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At the University of Maryland (UMD) last year a special symposium was held to celebrate Dana Nau's 60th birthday and to honor their renowned Professor of Computer Science's contributions to the field of Artificial Intelligence (AI).
Our department's own Alan Biermann travelled to College Park, MD, for the occasion. Thirty-plus years ago, Biermann was a newly appointed Assistant Professor, and Nau was among his first students. Biermann, now Professor Emeritus, eventually became Nau's advisor. "Right from the beginning, the faculty thought that Nau was a very, very unusual student," Biermann said, adding that Nau was always the student asking the most penetrating questions, whether he was in a department seminar or an invited talk by a guest speaker.
Biermann helped point Nau in the direction of game theory, suggesting that for his dissertation Nau investigate the widely held belief that searching deeper in game trees would always lead to better results. In game theory the game tree is a directed graph representing a sequential game. Nodes on the graph represent possible positions in the game, and edges show possible moves from one position to another. At that time the standard methodology for making a decision about the next move in a game was to search the game tree up to a depth limit, then use the values backed up to the starting position to select a move.
Although it seemed obvious that a deeper search would yield a better result, no one had yet proved it mathematically. Nau went to work on the problem, only to find that some trees actually yielded worse results when the search went deeper. Carrying this discovery further, he came up with a groundbreaking work identifying "Pathological Game Trees" -- a whole new class of game trees where deeper searches led to worse decisions. Nau's discovery of game tree pathology is held in great esteem by the AI community. Judea Pearl, the 2011 Association for Computing Machinery Turing Award winner, included some of Nau's work in his famous 1984 book Heuristics: Intelligent Search Strategies for Computer Problem Solving.
Nau graduated from Duke with his doctoral degree in 1979 and joined UMD as an Assistant Professor almost immediately afterwards. At UMD he holds appointments in Computer Science and the Institute for Systems Research, and he has affiliate appointments in the Institute for Advanced Computer Studies and the Department of Mechanical Engineering. Broadly stated, he works in automated planning, diagnostic inference, adversarial and game theoretic reasoning, and automated manufacturing. Not one to shy away from challenges, he has often ventured outside his immediate fields to seek newer topics for research and to collaborate with researchers across disciplines. Most recently he has branched out to investigate the connection between game theory and cultural psychology; he is the Co-Director of the Laboratory for Computational Cultural Dynamics at UMD.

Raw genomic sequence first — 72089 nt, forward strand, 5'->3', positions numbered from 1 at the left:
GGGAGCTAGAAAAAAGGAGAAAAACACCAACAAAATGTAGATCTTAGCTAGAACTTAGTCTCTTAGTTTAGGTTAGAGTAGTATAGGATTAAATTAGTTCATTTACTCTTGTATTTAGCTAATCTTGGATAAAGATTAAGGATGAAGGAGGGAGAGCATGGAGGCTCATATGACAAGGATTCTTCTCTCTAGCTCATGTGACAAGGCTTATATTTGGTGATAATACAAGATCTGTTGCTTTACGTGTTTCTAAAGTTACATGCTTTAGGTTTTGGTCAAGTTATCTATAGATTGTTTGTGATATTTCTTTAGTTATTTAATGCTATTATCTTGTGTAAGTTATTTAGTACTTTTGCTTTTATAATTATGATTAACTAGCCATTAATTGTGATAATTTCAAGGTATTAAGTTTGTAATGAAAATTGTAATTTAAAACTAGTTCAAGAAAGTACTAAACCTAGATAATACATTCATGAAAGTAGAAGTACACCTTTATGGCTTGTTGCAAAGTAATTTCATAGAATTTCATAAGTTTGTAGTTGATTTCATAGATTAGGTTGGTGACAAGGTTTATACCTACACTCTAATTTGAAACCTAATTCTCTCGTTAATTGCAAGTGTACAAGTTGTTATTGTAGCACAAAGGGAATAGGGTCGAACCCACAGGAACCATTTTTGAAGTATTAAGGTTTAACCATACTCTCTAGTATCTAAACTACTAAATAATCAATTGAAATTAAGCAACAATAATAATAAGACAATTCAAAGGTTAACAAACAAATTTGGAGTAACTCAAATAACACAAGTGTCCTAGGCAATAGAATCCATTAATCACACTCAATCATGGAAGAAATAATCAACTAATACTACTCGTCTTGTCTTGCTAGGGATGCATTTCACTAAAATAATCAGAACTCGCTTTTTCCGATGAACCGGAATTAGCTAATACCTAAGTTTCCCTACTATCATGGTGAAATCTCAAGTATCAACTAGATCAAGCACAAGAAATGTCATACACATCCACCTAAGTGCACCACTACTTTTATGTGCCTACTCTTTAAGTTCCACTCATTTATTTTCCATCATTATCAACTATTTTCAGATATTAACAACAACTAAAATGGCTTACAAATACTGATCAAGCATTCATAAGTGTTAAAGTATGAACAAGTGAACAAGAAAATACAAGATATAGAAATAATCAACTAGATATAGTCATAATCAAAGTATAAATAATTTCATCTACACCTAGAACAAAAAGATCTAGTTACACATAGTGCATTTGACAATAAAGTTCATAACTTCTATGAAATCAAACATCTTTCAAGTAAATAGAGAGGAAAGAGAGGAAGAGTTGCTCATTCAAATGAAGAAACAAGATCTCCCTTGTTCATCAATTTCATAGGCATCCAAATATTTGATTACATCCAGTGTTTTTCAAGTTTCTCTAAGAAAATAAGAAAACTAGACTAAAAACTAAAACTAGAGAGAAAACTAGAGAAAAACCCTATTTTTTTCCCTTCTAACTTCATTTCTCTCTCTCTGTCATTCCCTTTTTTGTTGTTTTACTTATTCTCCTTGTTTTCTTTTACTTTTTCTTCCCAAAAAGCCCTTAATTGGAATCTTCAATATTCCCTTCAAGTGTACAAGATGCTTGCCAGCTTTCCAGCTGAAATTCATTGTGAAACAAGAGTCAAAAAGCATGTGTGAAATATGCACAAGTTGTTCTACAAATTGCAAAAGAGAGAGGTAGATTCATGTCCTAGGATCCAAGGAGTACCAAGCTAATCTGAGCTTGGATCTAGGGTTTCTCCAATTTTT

Early in his career he worked with scientists at the National Institute of Standards and Technology to apply AI techniques to solving planning problems in automated manufacturing. He later went on to work with then-UMD colleague Jim Hendler, building a long and productive scientific collaboration in the branch of AI now often simply called 'Planning.'
Around the same time Thomas Throop of Great Game Products Inc. asked for Nau's advice on using AI techniques to improve computer bridge-playing programs. This led Nau and his student Stephen Smith to the creation of game-playing algorithms that were used by Throop's "Bridge Baron" program to win the World Computer-Bridge Championships in 1997.
Nau also created SHOP (the Simple Hierarchical Ordered Planner), an automated planning system, which he made available as open source software. It has been downloaded and used on thousands of projects around the world. A later version of the work, SHOP2, won an award at the 2002 International Planning Competition.
Nau joined with Malik Ghallab of France's Laboratory for Analysis and Architecture of Systems, part of the National Center for Scientific Research (LAAS-CNRS) in Toulouse, and Paolo Traverso of the Bruno Kessler Foundation's Center for Information Technology (FBK-ICT) in Trento, Italy, to write a textbook. Published in 2004, Automated Planning: Theory and Practice has become the go-to textbook in AI Planning courses.
When it came to the symposium in his own honor, however, Nau chose to present a comic-book version of his long and distinguished career, informing attendees that he would not lecture them on technical details, because he wanted to "keep it from being deadly boring." He succeeded, and it is clear the distinguished Duke CS alumnus is still the "bright and shining student" Biermann remembers so well.